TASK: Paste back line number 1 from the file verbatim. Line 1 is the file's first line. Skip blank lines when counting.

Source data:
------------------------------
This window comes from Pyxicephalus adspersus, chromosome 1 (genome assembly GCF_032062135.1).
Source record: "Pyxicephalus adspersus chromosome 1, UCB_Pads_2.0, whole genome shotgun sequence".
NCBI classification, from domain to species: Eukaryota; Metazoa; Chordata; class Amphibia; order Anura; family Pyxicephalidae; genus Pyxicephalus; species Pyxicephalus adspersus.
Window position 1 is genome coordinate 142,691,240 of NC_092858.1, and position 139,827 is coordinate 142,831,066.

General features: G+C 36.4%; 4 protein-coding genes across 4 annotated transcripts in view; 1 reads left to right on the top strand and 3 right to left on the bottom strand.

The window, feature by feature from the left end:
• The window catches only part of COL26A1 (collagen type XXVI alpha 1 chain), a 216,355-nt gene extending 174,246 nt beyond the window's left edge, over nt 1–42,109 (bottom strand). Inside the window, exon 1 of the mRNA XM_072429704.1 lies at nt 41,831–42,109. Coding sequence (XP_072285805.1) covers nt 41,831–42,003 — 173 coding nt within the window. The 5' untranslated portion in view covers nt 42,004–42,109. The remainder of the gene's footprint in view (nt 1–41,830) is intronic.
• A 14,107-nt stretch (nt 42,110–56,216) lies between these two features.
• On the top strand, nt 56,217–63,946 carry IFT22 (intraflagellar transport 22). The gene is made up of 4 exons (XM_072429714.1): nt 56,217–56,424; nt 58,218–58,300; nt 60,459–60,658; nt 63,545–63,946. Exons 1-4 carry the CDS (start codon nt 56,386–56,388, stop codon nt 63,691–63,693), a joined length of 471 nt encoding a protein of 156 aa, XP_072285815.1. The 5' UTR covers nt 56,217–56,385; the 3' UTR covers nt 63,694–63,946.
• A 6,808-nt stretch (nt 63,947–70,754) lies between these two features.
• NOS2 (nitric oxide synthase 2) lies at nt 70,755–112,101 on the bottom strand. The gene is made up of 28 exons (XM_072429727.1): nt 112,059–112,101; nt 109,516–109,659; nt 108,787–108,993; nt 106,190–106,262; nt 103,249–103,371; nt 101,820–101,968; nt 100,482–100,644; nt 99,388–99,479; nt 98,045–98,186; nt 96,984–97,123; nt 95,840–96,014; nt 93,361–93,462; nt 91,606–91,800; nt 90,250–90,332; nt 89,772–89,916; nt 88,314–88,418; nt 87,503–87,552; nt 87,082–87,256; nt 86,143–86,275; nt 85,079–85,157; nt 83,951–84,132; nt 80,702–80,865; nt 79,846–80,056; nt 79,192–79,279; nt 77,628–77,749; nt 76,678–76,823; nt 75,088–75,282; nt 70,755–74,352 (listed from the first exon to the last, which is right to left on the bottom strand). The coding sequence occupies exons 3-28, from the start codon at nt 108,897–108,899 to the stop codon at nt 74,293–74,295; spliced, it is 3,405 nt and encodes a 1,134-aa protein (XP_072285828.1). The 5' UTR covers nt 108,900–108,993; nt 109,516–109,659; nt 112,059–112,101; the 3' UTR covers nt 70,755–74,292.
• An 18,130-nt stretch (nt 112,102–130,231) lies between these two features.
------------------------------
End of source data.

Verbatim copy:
This window comes from Pyxicephalus adspersus, chromosome 1 (genome assembly GCF_032062135.1).